Review: The Miseducation of Cameron Post
November 27, 2018
The Miseducation of Cameron Post, the latest major film depicting LGBTQ+ youth to debut, is a heart-wrenching portrayal of conversion therapy set in the 1990’s. Throughout the short movie, the audience follows Cameron Post, an 11thgrade student who is sent off to ‘God’s Promise’ camp after she is caught kissing another girl on prom night.
Her journey introduces us to many interesting characters—crazed anti-Gay adults who claim to have ‘recovered’ from their same sex attraction, campers who have bought into the system and allowed themselves to become brainwashed (though we see the ineffectiveness of conversion therapy on these campers, even, throughout the film), as well as the small group of rebels with whom Cameron finds her niche who chose to completely defy the message of the camp.
Chloe Grace Moretz took the lead role of the film’s namesake, Cameron Post. Moretz played this part well—with an amount of angst, anger, and emotion that has not been shown in the majority of her previous roles. Many of the most powerful scenes were carried by her characterization.
In fact, none of the acting was overly cheesy or unbelievable. The raw and real nature of the movie was where it excelled. While some of the campers were a little ‘out there’, for lack of a better term, the majority were relatable, normal people. Luckily, The Miseducation of Cameron Postavoided the trope of making LGBT+ people secondary to their sexuality and instead emphasized the individuality of each character.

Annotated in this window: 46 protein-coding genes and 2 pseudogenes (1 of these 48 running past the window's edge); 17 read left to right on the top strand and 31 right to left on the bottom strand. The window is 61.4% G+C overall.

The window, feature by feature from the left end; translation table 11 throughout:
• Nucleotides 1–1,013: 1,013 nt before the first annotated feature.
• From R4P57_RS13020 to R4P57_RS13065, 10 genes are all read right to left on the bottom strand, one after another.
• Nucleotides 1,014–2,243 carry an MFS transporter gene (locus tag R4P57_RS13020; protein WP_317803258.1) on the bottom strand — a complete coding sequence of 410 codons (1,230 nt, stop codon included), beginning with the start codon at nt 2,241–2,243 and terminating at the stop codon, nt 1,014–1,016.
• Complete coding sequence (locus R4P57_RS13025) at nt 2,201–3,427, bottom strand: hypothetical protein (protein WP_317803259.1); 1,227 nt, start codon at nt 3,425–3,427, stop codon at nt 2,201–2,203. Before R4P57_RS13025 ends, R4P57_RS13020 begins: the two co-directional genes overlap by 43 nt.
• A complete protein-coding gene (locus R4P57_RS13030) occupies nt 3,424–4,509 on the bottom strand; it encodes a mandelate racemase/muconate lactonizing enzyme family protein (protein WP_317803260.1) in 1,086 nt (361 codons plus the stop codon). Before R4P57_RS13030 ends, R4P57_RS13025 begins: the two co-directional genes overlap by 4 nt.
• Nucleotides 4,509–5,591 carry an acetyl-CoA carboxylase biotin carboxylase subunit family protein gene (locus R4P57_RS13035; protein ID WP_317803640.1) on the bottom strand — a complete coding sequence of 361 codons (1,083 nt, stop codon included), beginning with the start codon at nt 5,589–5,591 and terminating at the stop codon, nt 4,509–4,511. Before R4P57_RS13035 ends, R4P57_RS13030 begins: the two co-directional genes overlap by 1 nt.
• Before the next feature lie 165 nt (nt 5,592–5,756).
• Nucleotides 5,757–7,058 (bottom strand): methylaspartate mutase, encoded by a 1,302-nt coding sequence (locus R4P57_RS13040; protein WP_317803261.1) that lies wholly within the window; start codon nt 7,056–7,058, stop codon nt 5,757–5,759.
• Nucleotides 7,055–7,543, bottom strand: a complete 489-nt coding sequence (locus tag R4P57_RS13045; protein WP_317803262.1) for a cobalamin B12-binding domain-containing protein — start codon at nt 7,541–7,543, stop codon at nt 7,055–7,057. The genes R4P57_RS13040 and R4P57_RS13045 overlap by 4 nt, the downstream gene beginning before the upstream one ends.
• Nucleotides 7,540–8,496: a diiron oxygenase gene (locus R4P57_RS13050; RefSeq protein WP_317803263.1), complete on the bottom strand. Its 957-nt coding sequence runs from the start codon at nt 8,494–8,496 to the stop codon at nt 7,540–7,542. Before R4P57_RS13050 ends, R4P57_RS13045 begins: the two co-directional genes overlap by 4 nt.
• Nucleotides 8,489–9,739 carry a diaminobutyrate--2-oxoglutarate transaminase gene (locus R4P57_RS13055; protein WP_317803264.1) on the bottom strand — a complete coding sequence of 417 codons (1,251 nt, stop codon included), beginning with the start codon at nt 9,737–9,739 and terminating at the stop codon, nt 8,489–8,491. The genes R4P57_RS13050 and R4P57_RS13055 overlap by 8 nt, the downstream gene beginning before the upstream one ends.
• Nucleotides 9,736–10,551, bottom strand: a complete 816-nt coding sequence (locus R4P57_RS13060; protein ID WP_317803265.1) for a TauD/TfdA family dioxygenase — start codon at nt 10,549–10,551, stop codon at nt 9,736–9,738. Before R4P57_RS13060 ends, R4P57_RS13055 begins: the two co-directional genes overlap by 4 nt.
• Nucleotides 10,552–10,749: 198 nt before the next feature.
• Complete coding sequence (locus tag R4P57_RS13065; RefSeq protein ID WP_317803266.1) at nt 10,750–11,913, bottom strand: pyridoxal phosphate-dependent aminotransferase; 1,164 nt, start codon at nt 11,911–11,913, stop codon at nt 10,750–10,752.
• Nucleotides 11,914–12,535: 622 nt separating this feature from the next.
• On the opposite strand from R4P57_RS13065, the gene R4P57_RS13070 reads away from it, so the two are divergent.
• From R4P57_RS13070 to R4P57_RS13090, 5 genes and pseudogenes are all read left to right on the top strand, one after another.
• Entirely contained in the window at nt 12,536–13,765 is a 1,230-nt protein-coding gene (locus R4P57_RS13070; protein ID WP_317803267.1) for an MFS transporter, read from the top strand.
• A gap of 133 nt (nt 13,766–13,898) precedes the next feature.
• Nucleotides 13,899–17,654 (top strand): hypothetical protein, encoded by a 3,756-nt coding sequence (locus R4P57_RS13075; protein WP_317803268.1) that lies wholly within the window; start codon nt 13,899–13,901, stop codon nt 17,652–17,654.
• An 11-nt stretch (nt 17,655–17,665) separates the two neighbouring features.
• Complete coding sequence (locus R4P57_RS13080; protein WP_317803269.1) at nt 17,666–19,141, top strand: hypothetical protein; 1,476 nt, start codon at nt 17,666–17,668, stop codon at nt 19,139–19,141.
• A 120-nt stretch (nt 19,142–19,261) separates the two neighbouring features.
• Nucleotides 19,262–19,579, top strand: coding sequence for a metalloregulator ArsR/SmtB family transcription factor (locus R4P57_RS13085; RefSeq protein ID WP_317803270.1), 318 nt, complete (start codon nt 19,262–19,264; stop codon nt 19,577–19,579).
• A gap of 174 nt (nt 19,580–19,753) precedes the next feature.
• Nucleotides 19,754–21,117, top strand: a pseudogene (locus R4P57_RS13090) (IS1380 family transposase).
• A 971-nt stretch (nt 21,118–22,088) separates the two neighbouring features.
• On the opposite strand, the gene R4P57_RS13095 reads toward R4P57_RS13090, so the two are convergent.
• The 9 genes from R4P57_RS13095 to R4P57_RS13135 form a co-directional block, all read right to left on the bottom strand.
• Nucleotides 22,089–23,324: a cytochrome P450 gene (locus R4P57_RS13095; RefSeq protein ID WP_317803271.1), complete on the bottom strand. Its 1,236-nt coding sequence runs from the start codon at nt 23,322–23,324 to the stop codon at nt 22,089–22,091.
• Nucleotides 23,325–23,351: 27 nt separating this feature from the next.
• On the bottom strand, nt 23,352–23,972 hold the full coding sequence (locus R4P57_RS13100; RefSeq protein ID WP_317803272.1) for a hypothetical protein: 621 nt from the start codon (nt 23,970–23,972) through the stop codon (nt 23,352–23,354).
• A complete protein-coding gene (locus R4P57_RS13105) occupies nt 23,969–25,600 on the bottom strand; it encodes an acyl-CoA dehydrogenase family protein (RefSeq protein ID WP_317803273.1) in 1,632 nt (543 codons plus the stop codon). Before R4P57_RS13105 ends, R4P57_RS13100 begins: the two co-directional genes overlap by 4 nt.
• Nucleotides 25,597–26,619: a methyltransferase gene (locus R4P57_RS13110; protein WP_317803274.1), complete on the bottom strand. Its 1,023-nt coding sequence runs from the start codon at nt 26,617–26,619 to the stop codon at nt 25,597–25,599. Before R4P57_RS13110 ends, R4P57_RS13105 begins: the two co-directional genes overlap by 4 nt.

While the film is set over 20 years ago, the social commentary is still eerily applicable to the modern day. Conversion therapy is much less of a taboo topic than it has been in the past, as the horrors of it have come to the surface recently, but it still remains legal in all but 14 states. The Miseducation of Cameron Postshows conversion therapy in a frighteningly realistic light: there is no physical abuse, only emotional manipulation. Repeatedly throughout the film, this abuse is discounted by adults who the campers seek out for help.
As most movies catered to teenagers do, The Miseducation of Cameron Posttiptoed around cliché just enough to avoid being completely predictable but not enough to leave the audience wondering what could happen next. At times, tragedy seemed thrown in as a plot twist for shock value instead of as a device to enhance the existing plotline. However, what the film lacks in originality it makes up for in the topics discussed above: commentary, acting, and an overall message that is applicable to most but especially important to teenagers who may be going through similar familial, religious or internal issues with their sexuality.